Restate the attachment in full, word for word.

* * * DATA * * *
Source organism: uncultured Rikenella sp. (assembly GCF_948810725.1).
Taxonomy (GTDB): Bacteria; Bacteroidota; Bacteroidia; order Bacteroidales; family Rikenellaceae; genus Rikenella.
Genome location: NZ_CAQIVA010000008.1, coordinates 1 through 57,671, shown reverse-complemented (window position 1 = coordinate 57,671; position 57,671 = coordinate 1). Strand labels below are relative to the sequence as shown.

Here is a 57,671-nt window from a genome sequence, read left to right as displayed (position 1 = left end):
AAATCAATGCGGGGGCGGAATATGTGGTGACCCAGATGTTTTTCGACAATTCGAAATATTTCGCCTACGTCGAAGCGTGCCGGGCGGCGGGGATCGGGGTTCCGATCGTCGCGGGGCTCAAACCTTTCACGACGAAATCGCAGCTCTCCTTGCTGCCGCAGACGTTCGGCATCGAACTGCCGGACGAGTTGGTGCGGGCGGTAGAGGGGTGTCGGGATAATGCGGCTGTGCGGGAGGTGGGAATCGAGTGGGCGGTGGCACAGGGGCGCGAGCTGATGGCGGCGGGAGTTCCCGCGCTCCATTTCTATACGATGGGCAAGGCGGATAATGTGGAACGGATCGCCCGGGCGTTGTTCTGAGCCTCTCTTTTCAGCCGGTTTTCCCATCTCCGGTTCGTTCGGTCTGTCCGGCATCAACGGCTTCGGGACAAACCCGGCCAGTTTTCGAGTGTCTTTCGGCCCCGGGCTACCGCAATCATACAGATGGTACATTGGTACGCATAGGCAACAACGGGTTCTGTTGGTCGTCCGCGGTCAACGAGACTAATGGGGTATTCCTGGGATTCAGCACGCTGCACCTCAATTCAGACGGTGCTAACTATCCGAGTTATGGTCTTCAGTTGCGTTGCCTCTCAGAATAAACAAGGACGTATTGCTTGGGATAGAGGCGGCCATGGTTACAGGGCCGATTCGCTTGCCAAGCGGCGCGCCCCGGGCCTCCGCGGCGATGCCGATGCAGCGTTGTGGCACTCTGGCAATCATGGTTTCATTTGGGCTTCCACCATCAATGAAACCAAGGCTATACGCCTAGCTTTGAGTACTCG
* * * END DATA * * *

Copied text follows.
Source organism: uncultured Rikenella sp. (assembly GCF_948810725.1).
Taxonomy (GTDB): Bacteria; Bacteroidota; Bacteroidia; order Bacteroidales; family Rikenellaceae; genus Rikenella.
Genome location: NZ_CAQIVA010000008.1, coordinates 1 through 57,671, shown reverse-complemented (window position 1 = coordinate 57,671; position 57,671 = coordinate 1). Strand labels below are relative to the sequence as shown.

Here is a 57,671-nt window from a genome sequence, read left to right as displayed (position 1 = left end):
AAATCAATGCGGGGGCGGAATATGTGGTGACCCAGATGTTTTTCGACAATTCGAAATATTTCGCCTACGTCGAAGCGTGCCGGGCGGCGGGGATCGGGGTTCCGATCGTCGCGGGGCTCAAACCTTTCACGACGAAATCGCAGCTCTCCTTGCTGCCGCAGACGTTCGGCATCGAACTGCCGGACGAGTTGGTGCGGGCGGTAGAGGGGTGTCGGGATAATGCGGCTGTGCGGGAGGTGGGAATCGAGTGGGCGGTGGCACAGGGGCGCGAGCTGATGGCGGCGGGAGTTCCCGCGCTCCATTTCTATACGATGGGCAAGGCGGATAATGTGGAACGGATCGCCCGGGCGTTGTTCTGAGCCTCTCTTTTCAGCCGGTTTTCCCATCTCCGGTTCGTTCGGTCTGTCCGGCATCAACGGCTTCGGGACAAACCCGGCCAGTTTTCGAGTGTCTTTCGGCCCCGGGCTACCGCAATCATACAGATGGTACATTGGTACGCATAGGCAACAACGGGTTCTGTTGGTCGTCCGCGGTCAACGAGACTAATGGGGTATTCCTGGGATTCAGCACGCTGCACCTCAATTCAGACGGTGCTAACTATCCGAGTTATGGTCTTCAGTTGCGTTGCCTCTCAGAATAAACAAGGACGTATTGCTTGGGATAGAGGCGGCCATGGTTACAGGGCCGATTCGCTTGCCAAGCGGCGCGCCCCGGGCCTCCGCGGCGATGCCGATGCAGCGTTGTGGCACTCTGGCAATCATGGTTTCATTTGGGCTTCCACCATCAATGAAACCAAGGCTATACGCCTAGCTTTGAGTACTCG